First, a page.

Bipartisan Debt Talks To Resume Monday
Monday, July 11, 2011
As the deadline for Congress to raise the debt ceiling creeps steadily closer, a deal to cut the size of government in exchange for raising that debt limit seems as far away as ever.
If a White House meeting Sunday night resulted in progress, neither side said so publicly.
The weekend's biggest development was more of a breakdown than a breakthrough. Senior congressional Republicans said they would not support an ambitious plan to cut $4 trillion over a decade that could include major changes to the tax code and entitlement programs such as Social Security, Medicare and Medicaid.
President Obama and congressional leaders sat around the Cabinet table for the start of the negotiating session.
"Can you work it out in 10 days," a reporter asked Obama as journalists were being escorted from the room.
"We need to," Obama replied.
Seventy-five minutes later, the session was over and the participants left without speaking to the press.
According to a Democratic official familiar with the meeting, the president urged Republicans not to give up on the $4 trillion deal, arguing that a smaller agreement would not be any easier politically.
"It's baffling that the president and his party continue to insist on massive tax hikes in the middle of a jobs crisis while refusing to take significant action on spending reductions at a time of record deficits," said Don Steward, spokesman for Senate Minority Leader Mitch McConnell, after the meeting.
The parties are scheduled to return to the White House for more negotiations Monday, and Obama will hold a morning news conference to discuss the status of the talks.
If Congress does not raise the debt ceiling by Aug. 2, the U.S. could default on its financial obligations.
"The credit rating agencies around the world have said if Congress doesn't act by the 2nd, they will downgrade our credit," said Treasury Secretary Timothy Geithner. "If that happens, you're going to see catastrophic damage across the American economy and across the global economy," he told NBC's Meet the Press Sunday.
Just a day earlier, the outlook for a grand bargain was much sunnier.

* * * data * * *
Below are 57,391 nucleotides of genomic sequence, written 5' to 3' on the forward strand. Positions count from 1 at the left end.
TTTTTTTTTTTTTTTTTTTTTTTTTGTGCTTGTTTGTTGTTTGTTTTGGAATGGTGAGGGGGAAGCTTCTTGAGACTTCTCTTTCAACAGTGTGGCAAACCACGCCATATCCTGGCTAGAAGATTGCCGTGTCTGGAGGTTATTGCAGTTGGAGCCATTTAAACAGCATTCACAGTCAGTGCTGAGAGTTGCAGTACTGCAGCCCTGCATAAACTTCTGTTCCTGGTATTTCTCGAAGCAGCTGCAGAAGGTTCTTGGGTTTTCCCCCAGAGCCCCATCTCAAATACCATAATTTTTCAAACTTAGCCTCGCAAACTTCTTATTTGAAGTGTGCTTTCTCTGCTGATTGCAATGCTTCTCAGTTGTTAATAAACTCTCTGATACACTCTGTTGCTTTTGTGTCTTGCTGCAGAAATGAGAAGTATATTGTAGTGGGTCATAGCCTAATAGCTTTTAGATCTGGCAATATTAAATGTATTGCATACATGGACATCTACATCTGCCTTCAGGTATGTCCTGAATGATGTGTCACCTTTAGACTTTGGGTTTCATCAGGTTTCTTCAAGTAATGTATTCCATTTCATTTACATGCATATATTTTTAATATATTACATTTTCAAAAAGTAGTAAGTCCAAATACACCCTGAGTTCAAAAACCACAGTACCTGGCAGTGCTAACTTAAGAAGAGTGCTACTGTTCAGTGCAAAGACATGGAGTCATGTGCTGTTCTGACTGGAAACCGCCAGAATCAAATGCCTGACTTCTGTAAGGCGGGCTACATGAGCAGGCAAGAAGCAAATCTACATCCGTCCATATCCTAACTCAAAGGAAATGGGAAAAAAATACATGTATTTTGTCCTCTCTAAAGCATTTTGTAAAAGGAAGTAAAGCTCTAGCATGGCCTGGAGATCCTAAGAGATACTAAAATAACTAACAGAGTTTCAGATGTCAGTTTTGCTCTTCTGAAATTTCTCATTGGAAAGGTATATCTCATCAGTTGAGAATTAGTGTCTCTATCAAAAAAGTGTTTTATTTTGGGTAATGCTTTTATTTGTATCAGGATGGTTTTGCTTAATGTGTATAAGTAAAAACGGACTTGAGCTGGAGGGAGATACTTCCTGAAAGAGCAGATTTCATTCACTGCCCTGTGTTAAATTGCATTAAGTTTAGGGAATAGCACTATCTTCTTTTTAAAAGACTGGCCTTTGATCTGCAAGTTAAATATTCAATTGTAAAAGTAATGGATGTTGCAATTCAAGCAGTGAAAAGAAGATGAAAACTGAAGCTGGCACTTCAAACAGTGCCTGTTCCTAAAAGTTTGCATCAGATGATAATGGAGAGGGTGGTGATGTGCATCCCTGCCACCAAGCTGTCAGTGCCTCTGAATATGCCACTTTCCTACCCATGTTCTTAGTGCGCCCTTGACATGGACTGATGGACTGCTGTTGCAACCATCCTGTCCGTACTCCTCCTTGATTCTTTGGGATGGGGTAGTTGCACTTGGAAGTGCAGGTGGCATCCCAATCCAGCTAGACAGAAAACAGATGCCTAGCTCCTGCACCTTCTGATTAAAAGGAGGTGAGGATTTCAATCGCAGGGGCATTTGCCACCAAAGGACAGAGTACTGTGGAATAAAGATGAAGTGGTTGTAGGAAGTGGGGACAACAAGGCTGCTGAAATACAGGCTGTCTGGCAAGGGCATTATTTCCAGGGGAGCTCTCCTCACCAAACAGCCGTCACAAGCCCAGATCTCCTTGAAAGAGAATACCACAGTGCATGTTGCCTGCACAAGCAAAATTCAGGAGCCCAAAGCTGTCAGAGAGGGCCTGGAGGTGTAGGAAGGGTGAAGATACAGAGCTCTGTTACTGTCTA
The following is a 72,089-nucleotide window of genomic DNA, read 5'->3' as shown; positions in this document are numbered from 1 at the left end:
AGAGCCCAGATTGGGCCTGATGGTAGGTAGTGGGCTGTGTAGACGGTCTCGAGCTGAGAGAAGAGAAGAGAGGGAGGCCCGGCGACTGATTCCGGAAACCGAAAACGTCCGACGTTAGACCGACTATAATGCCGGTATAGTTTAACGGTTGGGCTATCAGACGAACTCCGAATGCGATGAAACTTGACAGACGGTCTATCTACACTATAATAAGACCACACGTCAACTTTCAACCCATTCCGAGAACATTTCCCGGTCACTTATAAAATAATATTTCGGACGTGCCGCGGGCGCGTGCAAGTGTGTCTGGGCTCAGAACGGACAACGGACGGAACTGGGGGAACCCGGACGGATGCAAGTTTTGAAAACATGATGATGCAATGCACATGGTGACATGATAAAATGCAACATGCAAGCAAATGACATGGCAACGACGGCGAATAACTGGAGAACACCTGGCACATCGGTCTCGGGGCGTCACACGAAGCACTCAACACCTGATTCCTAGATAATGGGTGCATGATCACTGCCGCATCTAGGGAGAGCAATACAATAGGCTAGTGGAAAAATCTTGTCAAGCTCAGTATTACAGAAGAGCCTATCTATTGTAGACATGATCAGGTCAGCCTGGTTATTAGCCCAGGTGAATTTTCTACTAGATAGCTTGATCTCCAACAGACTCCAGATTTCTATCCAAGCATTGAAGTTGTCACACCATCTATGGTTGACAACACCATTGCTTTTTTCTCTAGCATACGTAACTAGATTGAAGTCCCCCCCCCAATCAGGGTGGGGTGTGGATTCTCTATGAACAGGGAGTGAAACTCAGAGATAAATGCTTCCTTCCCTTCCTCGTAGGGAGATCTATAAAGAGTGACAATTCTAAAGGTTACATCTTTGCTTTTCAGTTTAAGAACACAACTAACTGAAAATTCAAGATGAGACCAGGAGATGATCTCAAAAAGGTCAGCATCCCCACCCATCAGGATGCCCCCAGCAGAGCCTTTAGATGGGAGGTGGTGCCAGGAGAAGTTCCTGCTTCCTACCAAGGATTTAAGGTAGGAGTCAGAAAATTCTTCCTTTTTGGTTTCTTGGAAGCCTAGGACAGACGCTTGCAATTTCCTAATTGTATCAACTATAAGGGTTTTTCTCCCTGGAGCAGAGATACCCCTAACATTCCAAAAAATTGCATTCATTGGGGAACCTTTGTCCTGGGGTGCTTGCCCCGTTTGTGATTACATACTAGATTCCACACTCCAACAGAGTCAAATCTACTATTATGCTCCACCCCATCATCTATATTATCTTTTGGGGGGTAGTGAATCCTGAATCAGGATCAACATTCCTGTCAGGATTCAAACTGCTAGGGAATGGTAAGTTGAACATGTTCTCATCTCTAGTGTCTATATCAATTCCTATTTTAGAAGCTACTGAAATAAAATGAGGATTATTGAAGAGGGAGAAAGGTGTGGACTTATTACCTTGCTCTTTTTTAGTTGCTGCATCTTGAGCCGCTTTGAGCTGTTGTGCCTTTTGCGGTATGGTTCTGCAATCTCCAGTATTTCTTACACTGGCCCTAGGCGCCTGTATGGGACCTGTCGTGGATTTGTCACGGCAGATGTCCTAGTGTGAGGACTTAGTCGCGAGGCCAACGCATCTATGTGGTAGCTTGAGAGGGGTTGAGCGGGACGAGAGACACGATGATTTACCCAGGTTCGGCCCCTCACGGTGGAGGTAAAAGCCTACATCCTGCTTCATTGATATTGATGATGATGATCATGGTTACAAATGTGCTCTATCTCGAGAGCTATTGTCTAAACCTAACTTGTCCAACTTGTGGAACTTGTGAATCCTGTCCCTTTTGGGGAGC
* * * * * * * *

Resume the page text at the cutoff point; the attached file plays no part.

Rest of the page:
When Obama left the White House for Camp David on Saturday, he told the American people in his weekly address: "We have an extraordinary — and an extraordinarily rare -– opportunity to move forward in a way that makes sure our government lives within its means, that puts our economy on a sounder footing for the future, and that still invests in the things we need to prosper in the years to come. I'm hopeful that we will rise to the moment."
By the end of the day, that hope had waned. House Speaker John Boehner called the president from Ohio Saturday evening to say the ambitious deal both men thought possible cannot get through the House because the bargain would include tax increases that Republicans won't sign on to.
In a statement Boehner said, "The White House will not pursue a bigger debt reduction agreement without tax hikes. I believe the best approach may be to focus on producing a smaller measure."
That proposal would be in the range of $2 to $3 trillion, without the fundamental restructuring of government programs that could be part of the larger plan.
White House Communications Director Dan Pfeiffer followed with a statement, "We cannot ask the middle-class and seniors to bear all the burden of higher costs and budget cuts. We need a balanced approach that asks the very wealthiest and special interests to pay their fair share as well."
White House Chief of Staff Bill Daley said Sunday that the president is not giving up on the larger package. "A number around $4 trillion is a number that will make a serious dent in our deficit," he told ABC's This Week.
But Sen. McConnell said the big deal is off the table. "Everything they've told me and the speaker is that to get a big package would require big tax increases," McConnell told Fox News Sunday.
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